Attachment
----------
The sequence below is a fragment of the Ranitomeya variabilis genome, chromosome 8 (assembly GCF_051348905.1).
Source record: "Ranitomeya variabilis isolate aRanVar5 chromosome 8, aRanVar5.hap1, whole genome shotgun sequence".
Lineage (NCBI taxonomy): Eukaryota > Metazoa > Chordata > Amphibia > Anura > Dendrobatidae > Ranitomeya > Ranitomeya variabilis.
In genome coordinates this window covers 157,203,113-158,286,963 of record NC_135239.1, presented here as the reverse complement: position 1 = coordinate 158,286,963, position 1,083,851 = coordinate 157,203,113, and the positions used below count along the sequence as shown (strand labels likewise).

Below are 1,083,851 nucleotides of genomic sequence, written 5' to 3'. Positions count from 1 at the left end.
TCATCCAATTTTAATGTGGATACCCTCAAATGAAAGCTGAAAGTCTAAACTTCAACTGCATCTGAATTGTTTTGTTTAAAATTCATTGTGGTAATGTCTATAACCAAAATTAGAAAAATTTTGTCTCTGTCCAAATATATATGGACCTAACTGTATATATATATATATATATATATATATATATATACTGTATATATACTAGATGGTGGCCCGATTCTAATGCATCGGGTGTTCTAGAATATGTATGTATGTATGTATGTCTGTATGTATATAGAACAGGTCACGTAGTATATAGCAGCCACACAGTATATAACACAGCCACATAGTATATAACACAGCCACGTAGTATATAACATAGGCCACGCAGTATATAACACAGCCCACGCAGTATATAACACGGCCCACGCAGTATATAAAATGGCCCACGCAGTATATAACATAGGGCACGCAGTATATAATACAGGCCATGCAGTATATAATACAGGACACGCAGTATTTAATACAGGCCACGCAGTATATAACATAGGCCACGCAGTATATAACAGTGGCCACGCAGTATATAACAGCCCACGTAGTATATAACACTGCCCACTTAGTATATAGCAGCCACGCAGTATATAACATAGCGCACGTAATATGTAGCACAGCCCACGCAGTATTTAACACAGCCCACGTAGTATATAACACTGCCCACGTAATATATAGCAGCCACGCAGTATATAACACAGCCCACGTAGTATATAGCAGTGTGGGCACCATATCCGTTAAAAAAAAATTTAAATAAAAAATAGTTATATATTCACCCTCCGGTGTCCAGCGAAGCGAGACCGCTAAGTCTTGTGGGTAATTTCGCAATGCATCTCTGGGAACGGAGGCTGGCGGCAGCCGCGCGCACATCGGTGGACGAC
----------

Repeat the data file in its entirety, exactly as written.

The sequence below is a fragment of the Ranitomeya variabilis genome, chromosome 8 (assembly GCF_051348905.1).
Source record: "Ranitomeya variabilis isolate aRanVar5 chromosome 8, aRanVar5.hap1, whole genome shotgun sequence".
Lineage (NCBI taxonomy): Eukaryota > Metazoa > Chordata > Amphibia > Anura > Dendrobatidae > Ranitomeya > Ranitomeya variabilis.
In genome coordinates this window covers 157,203,113-158,286,963 of record NC_135239.1, presented here as the reverse complement: position 1 = coordinate 158,286,963, position 1,083,851 = coordinate 157,203,113, and the positions used below count along the sequence as shown (strand labels likewise).

Below are 1,083,851 nucleotides of genomic sequence, written 5' to 3'. Positions count from 1 at the left end.
TCATCCAATTTTAATGTGGATACCCTCAAATGAAAGCTGAAAGTCTAAACTTCAACTGCATCTGAATTGTTTTGTTTAAAATTCATTGTGGTAATGTCTATAACCAAAATTAGAAAAATTTTGTCTCTGTCCAAATATATATGGACCTAACTGTATATATATATATATATATATATATATATATATACTGTATATATACTAGATGGTGGCCCGATTCTAATGCATCGGGTGTTCTAGAATATGTATGTATGTATGTATGTCTGTATGTATATAGAACAGGTCACGTAGTATATAGCAGCCACACAGTATATAACACAGCCACATAGTATATAACACAGCCACGTAGTATATAACATAGGCCACGCAGTATATAACACAGCCCACGCAGTATATAACACGGCCCACGCAGTATATAAAATGGCCCACGCAGTATATAACATAGGGCACGCAGTATATAATACAGGCCATGCAGTATATAATACAGGACACGCAGTATTTAATACAGGCCACGCAGTATATAACATAGGCCACGCAGTATATAACAGTGGCCACGCAGTATATAACAGCCCACGTAGTATATAACACTGCCCACTTAGTATATAGCAGCCACGCAGTATATAACATAGCGCACGTAATATGTAGCACAGCCCACGCAGTATTTAACACAGCCCACGTAGTATATAACACTGCCCACGTAATATATAGCAGCCACGCAGTATATAACACAGCCCACGTAGTATATAGCAGTGTGGGCACCATATCCGTTAAAAAAAAATTTAAATAAAAAATAGTTATATATTCACCCTCCGGTGTCCAGCGAAGCGAGACCGCTAAGTCTTGTGGGTAATTTCGCAATGCATCTCTGGGAACGGAGGCTGGCGGCAGCCGCGCGCACATCGGTGGACGAC